October 21, 2007
An unexpected sentencing windfall for drunk drivers
This local article from Alabama spotlights a new troublesome flaw in the state's sentencing laws for drunk drivers. Here is how the article begins:
An unintended change in the state’s drunk driving law will mean lighter sentences for some of the worst violators of the law. State lawmakers were trying to strengthen the state law on driving under the influence of alcohol when they amended it in 2006. Their goal was to let prosecutors and judges consider previous out-of-state DUI convictions when charging or sentencing. But the amendment prevents prosecutors and judges from considering all prior DUI convictions and limits them to considering only convictions that go back five years.
As I have explained in prior posts, I always find troubling and telling that the harms and risks posed by drunk drivers are rarely treated as seriously as those posed by other types of offenders. Against this backdrop, it is amazing to see drunk drivers also getting a break from a legal loophole.
Some related posts on drunk driving sentencing:
- Shouldn't we be much, much tougher with drunk drivers?
- Technology versus toughness to combat drunk driving
- Is capital punishment for drunk driving morally required?
- Getting tougher on drunk driving
- Why do we worry so much more about sex offenders than drunk drivers?
October 21, 2007 at 01:42 PM | Permalink
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Let’s be real here. While it is very popular to say that DUI is a terrible crime and all, in the grand scheme of things, drunk drivers are our friends and neighbors and enforcement is necessarily selective and hit-or-miss. Therefore, unduly harsh sentences are not as popular in practice.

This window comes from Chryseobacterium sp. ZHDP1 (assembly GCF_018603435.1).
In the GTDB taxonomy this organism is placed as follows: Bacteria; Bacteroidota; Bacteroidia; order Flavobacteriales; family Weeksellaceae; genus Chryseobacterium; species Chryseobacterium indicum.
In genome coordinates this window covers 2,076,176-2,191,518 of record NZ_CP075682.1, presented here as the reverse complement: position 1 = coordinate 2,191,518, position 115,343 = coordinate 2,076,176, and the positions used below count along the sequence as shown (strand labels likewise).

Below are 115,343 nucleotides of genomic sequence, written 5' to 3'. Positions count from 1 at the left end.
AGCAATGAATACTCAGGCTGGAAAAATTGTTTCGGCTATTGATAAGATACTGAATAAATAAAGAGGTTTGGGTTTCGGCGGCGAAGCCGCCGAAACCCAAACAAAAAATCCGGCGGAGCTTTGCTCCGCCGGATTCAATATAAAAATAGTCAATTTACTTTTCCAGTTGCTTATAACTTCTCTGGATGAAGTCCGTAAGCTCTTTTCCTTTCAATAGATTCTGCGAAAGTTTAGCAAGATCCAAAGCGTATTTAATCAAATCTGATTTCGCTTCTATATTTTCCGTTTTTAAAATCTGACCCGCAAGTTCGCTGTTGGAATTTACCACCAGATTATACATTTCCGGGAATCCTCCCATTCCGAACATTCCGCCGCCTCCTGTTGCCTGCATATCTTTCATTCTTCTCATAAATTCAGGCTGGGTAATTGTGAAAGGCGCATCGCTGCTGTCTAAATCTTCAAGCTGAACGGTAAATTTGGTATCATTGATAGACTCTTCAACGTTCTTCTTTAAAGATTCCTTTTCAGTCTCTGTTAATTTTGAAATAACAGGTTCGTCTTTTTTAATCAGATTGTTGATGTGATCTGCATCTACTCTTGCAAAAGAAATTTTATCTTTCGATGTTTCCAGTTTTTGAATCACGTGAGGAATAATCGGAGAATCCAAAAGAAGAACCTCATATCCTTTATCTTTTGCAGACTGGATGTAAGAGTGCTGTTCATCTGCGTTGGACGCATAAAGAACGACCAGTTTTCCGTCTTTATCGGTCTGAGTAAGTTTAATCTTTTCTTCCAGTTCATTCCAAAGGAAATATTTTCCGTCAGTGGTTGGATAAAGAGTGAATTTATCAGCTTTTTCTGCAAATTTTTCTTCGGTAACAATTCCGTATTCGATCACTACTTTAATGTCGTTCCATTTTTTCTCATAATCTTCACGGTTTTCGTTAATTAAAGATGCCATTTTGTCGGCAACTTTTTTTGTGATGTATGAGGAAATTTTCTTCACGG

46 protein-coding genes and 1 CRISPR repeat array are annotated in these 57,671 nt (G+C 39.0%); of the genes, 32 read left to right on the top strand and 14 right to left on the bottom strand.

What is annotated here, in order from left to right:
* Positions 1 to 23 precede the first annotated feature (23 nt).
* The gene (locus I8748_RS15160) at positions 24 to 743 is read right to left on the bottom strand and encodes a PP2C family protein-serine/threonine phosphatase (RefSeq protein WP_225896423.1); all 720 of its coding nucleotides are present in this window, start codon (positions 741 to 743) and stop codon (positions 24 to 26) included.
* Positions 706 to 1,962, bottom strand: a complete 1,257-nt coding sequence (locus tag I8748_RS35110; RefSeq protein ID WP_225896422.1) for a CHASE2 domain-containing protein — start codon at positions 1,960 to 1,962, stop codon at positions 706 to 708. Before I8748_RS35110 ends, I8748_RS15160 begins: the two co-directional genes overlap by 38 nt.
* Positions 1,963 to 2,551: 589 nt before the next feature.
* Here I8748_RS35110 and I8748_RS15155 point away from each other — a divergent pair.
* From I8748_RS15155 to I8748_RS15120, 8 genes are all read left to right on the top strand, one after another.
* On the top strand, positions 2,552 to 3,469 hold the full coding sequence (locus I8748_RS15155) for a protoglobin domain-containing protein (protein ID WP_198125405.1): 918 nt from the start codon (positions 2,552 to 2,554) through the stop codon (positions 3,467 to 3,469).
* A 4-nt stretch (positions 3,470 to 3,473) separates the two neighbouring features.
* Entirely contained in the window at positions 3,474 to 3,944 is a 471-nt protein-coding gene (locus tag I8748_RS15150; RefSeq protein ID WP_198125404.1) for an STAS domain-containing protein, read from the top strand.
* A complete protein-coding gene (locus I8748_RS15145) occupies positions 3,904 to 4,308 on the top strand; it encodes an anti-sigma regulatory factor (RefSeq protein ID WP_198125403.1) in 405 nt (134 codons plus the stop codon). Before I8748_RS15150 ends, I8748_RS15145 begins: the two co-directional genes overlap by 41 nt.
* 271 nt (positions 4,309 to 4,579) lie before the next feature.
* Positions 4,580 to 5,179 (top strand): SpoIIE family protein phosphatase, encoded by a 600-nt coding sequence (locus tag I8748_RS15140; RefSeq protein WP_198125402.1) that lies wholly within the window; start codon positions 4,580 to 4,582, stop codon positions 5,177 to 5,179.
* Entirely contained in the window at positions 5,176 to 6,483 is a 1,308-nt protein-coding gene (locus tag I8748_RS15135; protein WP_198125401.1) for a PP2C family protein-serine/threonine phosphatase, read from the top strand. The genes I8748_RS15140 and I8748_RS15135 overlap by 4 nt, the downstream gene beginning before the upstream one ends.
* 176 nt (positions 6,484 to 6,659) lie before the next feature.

Posted by: S.cotus | Oct 21, 2007 5:22:11 PM
Of course the same could be said for drug users and dealers; that hasn't prevented unduly harsh sentences. And those (ineffective) laws have been around much longer than enhanced penalties for repeat DUI offenders.
On the other hand, I cannot agree with any comparison to penalties for sex offenses or any crime that involves actual victims. A DUI is just that; it does not involve any victim. It is a legislative judgement that a person with a BAC of .08 or higher is a risk to the public when they drive. And that legislative judgement, while squeezing by rational basis, is not necessarily true for any given individual.
Personally, I think are DUI laws have gone overboard in the last ten years or so, particularly "zero tolerance" laws for "minors." Thirty years ago the police officer would have just taken you home; today in CA you can face mandatory minimums just for driving on a license suspended for having a DUI.
Posted by: Alec | Oct 21, 2007 7:51:27 PM
Drunk Driving will continue because of the revenue. I have done a lot of research on drunk driving and why it continues.My web site is www.freewebs.com/edlind12/ this is just part of my story and findings. Below
My Name is Ed and I lost my only grand-daughter back on March 17,2006 just to another drunk driver here in the United States. Megan was only 5 years of age and she was riding in the back of a van that was driven by my wife. I 'am sure that it could have been worse seeing that also in the van was one of my grand-sons and his name is Chad and my mother-in-law Laura.